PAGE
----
The funny thing is that the Zenith is functionally- (and nearly physically-) identical to the Insignia box that I already had. The remotes and the boxes themselves are clones except for the logos and the analog pass-thru option. Oddly, the manuals are quite different in layout and (some) text, but largely organized in the same way.

So with my new scoring weights, here’s where the two boxes shake out:

Insignia NS-DXA1:

  • Tivo (Series 2) compatibility: Unknown, but possible. (25 of 50 points)
  • S-Video connection: No (0 of 20)
  • Analog Pass-thru: No, older model (0 of 5)
  • Off-state power consumption: 0.01 amps; 0.06 amps while on. (3 of 3)
  • Auto-shut off: 1, 2, 3, 4 hours (3 of 3)
  • Shape of the remote: Number pad at bottom (yay!) Decent variety of button shapes (2 of 3)
  • Quality of menus/setup: Nice graphics, wrap-around menus, nice arrow movement (3 of 3)
  • Aesthetics of the form factor: Black. Logo can be covered, LED is a bit big. (2 of 3)
  • Total for the Insignia NS-DXA1: 38 of a possible 100 points. (Was 33)

Zenith DTT901:

  • Tivo (Series 2) compatibility: Unknown, but possible. (25 of 50 points)
  • S-Video connection: No (0 of 20)
  • Analog Pass-thru: Yes (5 of 5)
  • Off-state power consumption: 0.01 amps; 0.06 amps while on. (3 of 3)
  • Auto-shut off: 1, 2, 3, 4 hours (3 of 3)
  • Shape of the remote: Number pad at bottom (yay!) Decent variety of button shapes (2 of 3)
  • Quality of menus/setup: Nice graphics, wrap-around menus, nice arrow movement (3 of 3)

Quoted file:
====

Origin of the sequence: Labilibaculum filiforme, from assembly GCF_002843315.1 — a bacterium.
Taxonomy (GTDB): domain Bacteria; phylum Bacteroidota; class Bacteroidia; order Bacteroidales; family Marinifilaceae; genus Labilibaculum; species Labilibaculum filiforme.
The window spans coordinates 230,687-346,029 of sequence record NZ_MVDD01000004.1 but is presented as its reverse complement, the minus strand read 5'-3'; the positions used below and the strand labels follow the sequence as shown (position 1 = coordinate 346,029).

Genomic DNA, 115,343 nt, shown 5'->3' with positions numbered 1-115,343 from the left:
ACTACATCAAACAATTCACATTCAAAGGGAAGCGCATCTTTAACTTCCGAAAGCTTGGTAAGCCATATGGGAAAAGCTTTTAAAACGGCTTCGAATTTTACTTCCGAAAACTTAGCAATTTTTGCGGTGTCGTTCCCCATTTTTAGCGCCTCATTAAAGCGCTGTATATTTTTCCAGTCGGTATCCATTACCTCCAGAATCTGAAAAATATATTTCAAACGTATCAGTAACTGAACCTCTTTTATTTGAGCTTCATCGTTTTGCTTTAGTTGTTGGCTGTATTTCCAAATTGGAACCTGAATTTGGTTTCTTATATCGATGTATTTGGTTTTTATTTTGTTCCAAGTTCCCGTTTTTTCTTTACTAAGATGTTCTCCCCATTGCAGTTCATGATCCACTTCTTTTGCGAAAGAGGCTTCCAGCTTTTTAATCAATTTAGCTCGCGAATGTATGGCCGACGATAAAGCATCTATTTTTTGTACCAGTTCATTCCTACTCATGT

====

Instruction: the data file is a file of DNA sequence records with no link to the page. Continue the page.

• Aesthetics of the form factor: Black. Logo can be covered, LED is a bit big. (2 of 3)
  • Total for the Insignia NS-DXA1: 43 of a possible 100 points.

I’ve highlighted the only difference between these two in the scoring, the Analog Pass-Thru capability.

I may still try to get the CM-7000, but I might wait to see what reviews come out about the Apex DT250 and the DT1001. Either way I’ll probably try to offer up one of the two boxes I already have as a straight trade for the $40 coupon. My parents might take me up on it. The Apex models won’t be out for another few months, and I wouldn’t be surprised to see if a revised version of the CM-7000 comes out.

[EDIT: November 2009: As we’ve gotten full support of the Comcast DTA for basic digital cable and a bigger Motorola set-top box for extended channels, we haven’t actually needed to use an Over-The-Air converter box. However, TiVo does support some, including the two that we got: http://support.tivo.com/app/answers/detail/a_id/310, the Insignia and the Channel Master. (I traded off my 2nd Insignia box to my parents when their coupons came in for a Channel Master.) ]


DTV Converter Box Plans

Posted in Media at 12 pm

My Digital Television Converter Box coupons are about to expire. I went ahead and bought the Insignia from Best Buy a couple weeks ago, and I’m reasonably happy with it. I wish I had done a bit more research to see what options are available and thought about what our needs are and will be.

1) Cleaner OTA DTV Signal / Analog Pass-thru— For our set up at home, we have analog cable from Comcast, feeding directly (via coax) into our Tivo DVRs (one in the living room and one in the bedroom). The coax cable I ran from the living room to the bedroom causes amazingly strong ghosting on the local “Over The Air” channels (KATU 2, KOIN 6, KGW 8, OPB 10, etc.) so I’d like to be able to get those with a Digital TV signal. At the same time I’d like the device to be able to handle our analog cable connection. I’m not sure if I’d truly be able to integrate the analog cable with the digital OTA signals, but this would give me a fighting chance or at least make it easier to switch manually.